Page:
IZA DP No. 9981: Testing for the Ratchet Effect: Evidence from a Real-Effort Work Task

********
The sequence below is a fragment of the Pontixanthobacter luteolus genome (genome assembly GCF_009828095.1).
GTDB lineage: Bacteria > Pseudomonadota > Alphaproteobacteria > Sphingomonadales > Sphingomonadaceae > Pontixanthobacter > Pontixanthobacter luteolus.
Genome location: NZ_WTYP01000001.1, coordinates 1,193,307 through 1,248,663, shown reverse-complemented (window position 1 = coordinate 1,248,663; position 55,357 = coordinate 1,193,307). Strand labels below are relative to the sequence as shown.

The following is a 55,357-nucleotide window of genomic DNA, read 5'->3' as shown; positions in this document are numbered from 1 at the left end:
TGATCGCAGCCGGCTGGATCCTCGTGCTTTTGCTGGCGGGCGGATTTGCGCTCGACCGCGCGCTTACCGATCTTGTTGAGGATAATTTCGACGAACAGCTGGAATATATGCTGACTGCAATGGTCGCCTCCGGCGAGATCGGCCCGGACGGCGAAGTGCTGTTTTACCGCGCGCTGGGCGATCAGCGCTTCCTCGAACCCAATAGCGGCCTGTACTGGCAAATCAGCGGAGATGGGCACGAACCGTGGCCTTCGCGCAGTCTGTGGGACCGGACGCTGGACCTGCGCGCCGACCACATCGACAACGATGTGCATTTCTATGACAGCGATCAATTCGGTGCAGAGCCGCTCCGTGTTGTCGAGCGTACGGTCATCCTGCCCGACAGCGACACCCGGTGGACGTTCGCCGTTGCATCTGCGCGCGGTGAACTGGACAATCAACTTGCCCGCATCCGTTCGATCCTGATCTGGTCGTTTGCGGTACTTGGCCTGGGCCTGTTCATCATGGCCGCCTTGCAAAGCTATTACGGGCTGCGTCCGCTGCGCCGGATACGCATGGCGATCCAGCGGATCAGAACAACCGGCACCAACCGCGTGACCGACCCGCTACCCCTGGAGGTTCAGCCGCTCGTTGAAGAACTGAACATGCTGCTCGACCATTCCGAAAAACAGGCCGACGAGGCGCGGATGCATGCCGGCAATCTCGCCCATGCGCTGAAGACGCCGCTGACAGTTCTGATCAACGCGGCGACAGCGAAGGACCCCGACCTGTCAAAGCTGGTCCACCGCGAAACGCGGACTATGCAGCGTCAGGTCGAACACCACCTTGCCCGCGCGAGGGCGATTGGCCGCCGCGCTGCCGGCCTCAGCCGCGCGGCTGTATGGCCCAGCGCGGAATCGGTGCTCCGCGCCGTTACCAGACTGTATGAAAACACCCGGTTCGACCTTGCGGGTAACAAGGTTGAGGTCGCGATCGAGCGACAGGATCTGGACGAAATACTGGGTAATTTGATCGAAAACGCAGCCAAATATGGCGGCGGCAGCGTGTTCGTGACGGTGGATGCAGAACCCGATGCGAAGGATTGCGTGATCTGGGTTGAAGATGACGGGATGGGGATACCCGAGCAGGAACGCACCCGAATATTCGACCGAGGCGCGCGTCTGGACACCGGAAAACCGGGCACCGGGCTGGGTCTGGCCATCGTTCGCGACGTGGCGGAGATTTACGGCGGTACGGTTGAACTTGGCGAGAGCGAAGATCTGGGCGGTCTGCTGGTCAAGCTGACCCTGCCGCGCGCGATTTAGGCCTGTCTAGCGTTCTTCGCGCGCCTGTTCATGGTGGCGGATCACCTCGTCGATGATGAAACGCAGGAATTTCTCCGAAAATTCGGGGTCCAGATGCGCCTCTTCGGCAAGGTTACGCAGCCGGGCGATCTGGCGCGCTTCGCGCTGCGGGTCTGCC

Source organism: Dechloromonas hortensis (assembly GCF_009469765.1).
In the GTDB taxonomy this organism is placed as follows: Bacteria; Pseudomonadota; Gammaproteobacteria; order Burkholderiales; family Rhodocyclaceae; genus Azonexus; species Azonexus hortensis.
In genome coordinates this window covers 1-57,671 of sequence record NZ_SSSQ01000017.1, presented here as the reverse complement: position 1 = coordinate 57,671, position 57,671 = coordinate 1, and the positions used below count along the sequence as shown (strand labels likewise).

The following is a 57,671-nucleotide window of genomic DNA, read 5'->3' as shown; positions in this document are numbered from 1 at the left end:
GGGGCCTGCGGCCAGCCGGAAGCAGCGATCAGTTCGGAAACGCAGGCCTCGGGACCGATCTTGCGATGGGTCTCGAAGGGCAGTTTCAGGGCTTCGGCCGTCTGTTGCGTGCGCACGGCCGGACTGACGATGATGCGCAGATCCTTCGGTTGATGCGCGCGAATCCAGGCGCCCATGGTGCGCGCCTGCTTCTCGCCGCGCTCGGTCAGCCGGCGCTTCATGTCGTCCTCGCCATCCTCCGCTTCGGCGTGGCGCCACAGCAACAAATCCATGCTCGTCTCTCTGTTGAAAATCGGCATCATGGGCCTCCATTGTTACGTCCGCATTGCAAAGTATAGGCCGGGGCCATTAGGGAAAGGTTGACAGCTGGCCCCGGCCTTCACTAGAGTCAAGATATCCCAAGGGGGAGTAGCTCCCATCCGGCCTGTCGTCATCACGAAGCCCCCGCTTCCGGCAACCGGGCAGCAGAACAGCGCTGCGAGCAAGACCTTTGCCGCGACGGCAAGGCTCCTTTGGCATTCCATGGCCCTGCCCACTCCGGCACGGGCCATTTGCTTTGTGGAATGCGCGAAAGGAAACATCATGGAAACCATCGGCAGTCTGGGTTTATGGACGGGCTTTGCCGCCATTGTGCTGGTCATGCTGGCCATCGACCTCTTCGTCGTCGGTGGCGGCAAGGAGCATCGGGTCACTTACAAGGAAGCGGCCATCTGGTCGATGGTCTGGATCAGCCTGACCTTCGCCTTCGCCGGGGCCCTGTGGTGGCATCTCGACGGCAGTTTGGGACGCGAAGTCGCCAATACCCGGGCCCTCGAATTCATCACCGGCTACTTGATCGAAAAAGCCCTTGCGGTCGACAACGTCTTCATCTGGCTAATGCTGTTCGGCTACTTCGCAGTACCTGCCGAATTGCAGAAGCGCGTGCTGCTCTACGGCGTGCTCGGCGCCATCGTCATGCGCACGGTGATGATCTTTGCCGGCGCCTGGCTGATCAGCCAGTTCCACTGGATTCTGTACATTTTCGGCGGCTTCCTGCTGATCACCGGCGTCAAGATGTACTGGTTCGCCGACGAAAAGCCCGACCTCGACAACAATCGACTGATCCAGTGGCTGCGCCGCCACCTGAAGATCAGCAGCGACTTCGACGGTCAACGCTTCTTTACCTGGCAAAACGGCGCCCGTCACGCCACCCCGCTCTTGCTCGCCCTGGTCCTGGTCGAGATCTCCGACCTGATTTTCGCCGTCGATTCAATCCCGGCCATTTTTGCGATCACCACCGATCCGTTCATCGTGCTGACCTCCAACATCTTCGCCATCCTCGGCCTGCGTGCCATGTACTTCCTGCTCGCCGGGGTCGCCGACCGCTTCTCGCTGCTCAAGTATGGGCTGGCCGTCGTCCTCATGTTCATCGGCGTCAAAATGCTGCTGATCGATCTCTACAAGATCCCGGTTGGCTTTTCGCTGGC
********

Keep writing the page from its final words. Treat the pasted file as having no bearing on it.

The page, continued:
The "ratchet effect" refers to a phenomenon where workers whose compensation is based on productivity strategically restrict their output, relative to their capability, because they rationally anticipate that high levels of output will be met with increased or "ratcheted-up" expectations in the future. While there is ample anecdotal evidence suggesting the presence of the ratchet effect in real workplaces, it is difficult to actually empirically identify output restriction among workers. In this study, we implement a novel experimental design using a real-effort work task and a piece-rate incentive scheme to directly test for the presence of the ratchet effect using two different methods for evaluating productivity: (i) when productivity is evaluated based on the output of each individual worker, and (ii) when productivity is evaluated collectively based on the output of a group of workers. We find strong evidence of the ratchet effect when productivity is evaluated at the individual-level. However, we find very little evidence of the ratchet effect when productivity is evaluated collectively at the group-level. We attribute the latter result to the free-riding incentive that emerges when productivity is evaluated at the group-level. Furthermore, we find the ratchet effect re-emerges if workers are able to communicate. Our experimental design, combined with using a real-effort work task, also allows us to shed light on an important dynamic implication of the ratchet effect that has not yet been examined in the literature – the role of the ratchet effect on future productivity via learning-by-doing.